CATHOLIC NEWS OF THE WEEK . Sunday, 1 September 2019

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Uneven distribution of land the root of all evil

HONG KONG (SE): Speakers at a forum organised by the Justice and Peace Commission, pointed out that the government should address the uneven distribution of land before claiming that there is a shortage of land.
The forum, held at Our Lady of Mount Carmel Church, Wanchai, on June 19, was organised in response to a consultation launched by the government about the supply of land in the next three decades.
A study by the Planning Department claimed that Hong Kong will face a land shortfall of at least 1,200 hectares for developing residential, commercial, industrial areas and infrastructure before 2046. 
The Task Force on Land Supply listed out 18 options to increase land supply for people to indicate their preferences during a five-month consultation period which started on April 26. 
These options include private recreation areas such as the Fanling Golf Club, brownfield sites, farmland to be developed with private parties, land reclamation in different parts of Hong Kong except the Victoria Harbour, fringes of country parks and even half of the Plover Cove Reservoir. 
Jay Yam Chun, spokesperson for Concern for Grassroots Housing Right Alliance, said during the forum that she cannot choose any options proposed by the task force, as she does not know whether the government will use most of the newly-generated land to build more luxury flats unaffordable for the majority of people, or public housing as well as other facilities needed by the public.
Above all, choosing any option will mean she agrees that there is a shortage of land in Hong Kong, a notion with which she strongly disagrees. She cited recent figures from the Census and Statistics Department which indicate that there are 2.55 million households in Hong Kong, with 2.75 million housing units. In other words, there are enough units for every household.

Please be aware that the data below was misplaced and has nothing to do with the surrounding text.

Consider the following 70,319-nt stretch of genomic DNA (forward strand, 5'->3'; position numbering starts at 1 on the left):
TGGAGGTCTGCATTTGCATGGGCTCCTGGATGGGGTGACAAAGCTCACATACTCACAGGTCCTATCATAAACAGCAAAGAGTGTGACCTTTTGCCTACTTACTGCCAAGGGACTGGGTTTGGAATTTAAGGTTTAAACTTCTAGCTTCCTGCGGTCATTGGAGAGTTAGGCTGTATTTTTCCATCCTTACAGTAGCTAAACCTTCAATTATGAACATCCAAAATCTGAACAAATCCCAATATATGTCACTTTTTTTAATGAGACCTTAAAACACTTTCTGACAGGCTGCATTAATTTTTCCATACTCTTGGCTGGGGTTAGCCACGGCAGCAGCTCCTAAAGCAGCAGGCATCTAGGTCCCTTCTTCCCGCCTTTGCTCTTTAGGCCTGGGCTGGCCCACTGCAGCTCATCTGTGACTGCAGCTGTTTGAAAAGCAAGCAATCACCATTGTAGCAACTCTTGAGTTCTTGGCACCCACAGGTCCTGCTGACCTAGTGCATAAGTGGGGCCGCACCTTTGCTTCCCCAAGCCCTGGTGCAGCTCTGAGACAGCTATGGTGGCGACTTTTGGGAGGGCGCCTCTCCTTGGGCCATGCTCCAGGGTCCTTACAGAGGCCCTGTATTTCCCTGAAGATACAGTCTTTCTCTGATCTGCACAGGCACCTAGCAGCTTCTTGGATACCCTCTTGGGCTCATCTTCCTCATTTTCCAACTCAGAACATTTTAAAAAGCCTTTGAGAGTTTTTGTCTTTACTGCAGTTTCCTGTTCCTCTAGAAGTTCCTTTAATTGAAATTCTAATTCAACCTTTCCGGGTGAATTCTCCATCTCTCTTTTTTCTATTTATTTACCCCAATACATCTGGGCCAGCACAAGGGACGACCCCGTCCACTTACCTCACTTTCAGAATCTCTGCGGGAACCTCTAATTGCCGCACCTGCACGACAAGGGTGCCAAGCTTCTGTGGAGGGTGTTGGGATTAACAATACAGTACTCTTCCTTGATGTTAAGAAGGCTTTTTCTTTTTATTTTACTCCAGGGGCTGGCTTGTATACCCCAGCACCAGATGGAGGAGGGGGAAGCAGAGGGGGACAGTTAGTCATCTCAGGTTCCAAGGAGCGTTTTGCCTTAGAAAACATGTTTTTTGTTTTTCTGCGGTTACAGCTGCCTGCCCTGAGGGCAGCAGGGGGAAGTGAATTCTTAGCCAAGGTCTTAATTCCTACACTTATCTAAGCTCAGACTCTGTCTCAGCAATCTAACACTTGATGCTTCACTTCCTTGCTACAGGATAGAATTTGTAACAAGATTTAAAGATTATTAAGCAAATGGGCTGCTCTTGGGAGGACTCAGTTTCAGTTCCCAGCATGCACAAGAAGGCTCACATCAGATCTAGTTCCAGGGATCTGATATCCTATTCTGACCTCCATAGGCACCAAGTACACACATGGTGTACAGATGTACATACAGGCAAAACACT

She emphasised that the housing problems in Hong Kong are not caused by the lack of land, but its uneven distribution as well as policies that favour the rich and property owners. While the rising property prices have increased the wealth of property owners, as well as their ability to exploit the poor, limited taxes are imposed on them. She believes vacant property tax, as well as the asset value-added tax, should be implemented to discourage the ownership of properties as a luxury commodity.
She said the grassroots people are now facing a problem of living in more expensive and smaller flats due to ever-increasing rents. Some are even forced to move into hidden and illegal flats, such as the cubicles in factories.
She observes that urban renewal only means land deprivation, as the land generated is often used to build luxury buildings of which the rich are able to buy more than one unit as an investment, instead of building public housing. Another problem is that the original tenants cannot afford to live in the same district, as urban renewal raises the general cost of living in the area.
She stressed that while the government claims that the recommended public to private supply ratio of housing units is 6:4, this is ambiguous as it is measured in terms of units not area. She believes only a small percentage of the newly-developed areas is actually used to build public housing and urged the government to disclose the ratio in terms of area.
She also stated that the government should not promote the housing ladder any more, as the grassroots can only afford public housing now and the dream of acquiring home ownership scheme flats and moving on to private flats has become extremely remote given skyrocketing prices.